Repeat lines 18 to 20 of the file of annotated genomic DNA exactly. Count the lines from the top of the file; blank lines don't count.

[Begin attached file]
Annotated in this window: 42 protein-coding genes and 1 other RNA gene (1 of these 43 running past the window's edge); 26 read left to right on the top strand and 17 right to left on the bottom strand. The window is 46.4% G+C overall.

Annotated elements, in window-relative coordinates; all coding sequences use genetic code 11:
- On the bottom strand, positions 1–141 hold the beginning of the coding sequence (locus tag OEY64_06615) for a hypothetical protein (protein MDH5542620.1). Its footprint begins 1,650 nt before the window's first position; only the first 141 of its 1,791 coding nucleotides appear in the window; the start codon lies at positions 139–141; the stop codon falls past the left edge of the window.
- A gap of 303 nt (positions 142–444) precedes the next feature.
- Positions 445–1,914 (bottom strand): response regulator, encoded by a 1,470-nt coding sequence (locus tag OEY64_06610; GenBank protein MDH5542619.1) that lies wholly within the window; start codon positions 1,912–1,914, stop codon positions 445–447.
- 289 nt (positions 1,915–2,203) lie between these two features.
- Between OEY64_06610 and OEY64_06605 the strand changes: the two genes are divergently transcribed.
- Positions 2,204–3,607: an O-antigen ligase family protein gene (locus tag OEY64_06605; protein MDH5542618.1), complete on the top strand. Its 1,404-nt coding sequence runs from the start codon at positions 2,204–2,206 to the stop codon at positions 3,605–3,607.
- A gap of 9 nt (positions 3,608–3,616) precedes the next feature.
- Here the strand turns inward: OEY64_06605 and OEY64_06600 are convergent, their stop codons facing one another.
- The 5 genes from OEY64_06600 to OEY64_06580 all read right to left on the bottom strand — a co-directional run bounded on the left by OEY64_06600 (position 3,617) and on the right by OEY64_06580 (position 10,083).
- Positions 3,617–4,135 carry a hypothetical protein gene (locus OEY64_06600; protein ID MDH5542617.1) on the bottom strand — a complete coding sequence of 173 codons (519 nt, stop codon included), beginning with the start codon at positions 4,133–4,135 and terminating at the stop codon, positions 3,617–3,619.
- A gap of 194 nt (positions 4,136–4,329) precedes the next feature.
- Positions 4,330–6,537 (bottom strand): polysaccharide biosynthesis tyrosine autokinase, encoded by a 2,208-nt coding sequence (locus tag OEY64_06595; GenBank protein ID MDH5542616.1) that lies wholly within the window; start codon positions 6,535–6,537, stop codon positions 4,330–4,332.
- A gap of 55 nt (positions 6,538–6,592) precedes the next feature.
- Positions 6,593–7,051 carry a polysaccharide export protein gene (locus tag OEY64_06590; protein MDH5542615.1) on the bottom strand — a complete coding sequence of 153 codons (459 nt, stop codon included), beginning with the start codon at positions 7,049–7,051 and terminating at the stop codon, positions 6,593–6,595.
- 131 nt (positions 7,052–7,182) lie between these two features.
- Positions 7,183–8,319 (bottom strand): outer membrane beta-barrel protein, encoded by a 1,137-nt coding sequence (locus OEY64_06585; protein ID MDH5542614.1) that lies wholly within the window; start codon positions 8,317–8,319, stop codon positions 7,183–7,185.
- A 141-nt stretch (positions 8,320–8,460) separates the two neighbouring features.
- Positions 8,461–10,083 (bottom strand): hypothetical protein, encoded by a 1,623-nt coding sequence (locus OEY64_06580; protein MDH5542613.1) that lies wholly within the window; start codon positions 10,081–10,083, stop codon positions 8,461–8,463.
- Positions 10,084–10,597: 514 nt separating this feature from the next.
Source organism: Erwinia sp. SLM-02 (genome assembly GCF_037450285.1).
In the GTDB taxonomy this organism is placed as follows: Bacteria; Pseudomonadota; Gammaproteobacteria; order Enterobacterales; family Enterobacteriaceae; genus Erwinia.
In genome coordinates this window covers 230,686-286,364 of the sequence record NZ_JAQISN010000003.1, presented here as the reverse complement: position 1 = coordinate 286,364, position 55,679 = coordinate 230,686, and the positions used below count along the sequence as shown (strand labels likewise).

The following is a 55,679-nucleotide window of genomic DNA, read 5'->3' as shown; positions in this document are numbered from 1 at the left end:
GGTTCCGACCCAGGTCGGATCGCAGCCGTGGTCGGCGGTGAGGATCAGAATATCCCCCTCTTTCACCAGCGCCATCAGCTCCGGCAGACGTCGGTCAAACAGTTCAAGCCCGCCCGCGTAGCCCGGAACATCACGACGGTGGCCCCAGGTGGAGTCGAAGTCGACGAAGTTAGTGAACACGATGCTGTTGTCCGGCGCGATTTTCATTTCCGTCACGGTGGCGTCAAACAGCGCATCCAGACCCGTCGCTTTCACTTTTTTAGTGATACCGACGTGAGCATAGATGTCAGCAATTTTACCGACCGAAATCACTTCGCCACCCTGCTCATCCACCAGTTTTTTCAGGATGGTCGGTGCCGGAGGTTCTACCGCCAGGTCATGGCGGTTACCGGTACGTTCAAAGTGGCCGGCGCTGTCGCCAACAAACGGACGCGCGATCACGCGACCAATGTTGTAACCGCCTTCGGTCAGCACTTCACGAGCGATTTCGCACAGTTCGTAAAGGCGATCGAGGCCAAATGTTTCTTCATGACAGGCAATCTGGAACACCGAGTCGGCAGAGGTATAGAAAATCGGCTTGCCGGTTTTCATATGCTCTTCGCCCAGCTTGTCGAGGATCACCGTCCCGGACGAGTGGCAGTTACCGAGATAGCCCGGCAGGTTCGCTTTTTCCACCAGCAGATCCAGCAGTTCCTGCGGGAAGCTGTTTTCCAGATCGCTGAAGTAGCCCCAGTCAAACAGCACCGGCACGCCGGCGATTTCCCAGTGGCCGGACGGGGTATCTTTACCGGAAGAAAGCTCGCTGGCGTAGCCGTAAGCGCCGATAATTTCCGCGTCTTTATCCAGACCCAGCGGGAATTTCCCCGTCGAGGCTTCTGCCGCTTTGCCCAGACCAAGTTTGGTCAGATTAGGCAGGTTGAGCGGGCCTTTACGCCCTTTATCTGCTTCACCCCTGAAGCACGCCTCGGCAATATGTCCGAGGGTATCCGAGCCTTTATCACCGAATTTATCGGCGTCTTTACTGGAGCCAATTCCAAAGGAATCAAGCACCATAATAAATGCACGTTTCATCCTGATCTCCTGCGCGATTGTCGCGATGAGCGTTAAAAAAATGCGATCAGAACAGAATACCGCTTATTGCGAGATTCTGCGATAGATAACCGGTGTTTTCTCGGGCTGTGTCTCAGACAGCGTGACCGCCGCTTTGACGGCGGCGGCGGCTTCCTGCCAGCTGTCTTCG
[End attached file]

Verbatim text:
- Positions 7,183–8,319 (bottom strand): outer membrane beta-barrel protein, encoded by a 1,137-nt coding sequence (locus OEY64_06585; protein ID MDH5542614.1) that lies wholly within the window; start codon positions 8,317–8,319, stop codon positions 7,183–7,185.
- A 141-nt stretch (positions 8,320–8,460) separates the two neighbouring features.
- Positions 8,461–10,083 (bottom strand): hypothetical protein, encoded by a 1,623-nt coding sequence (locus OEY64_06580; protein MDH5542613.1) that lies wholly within the window; start codon positions 10,081–10,083, stop codon positions 8,461–8,463.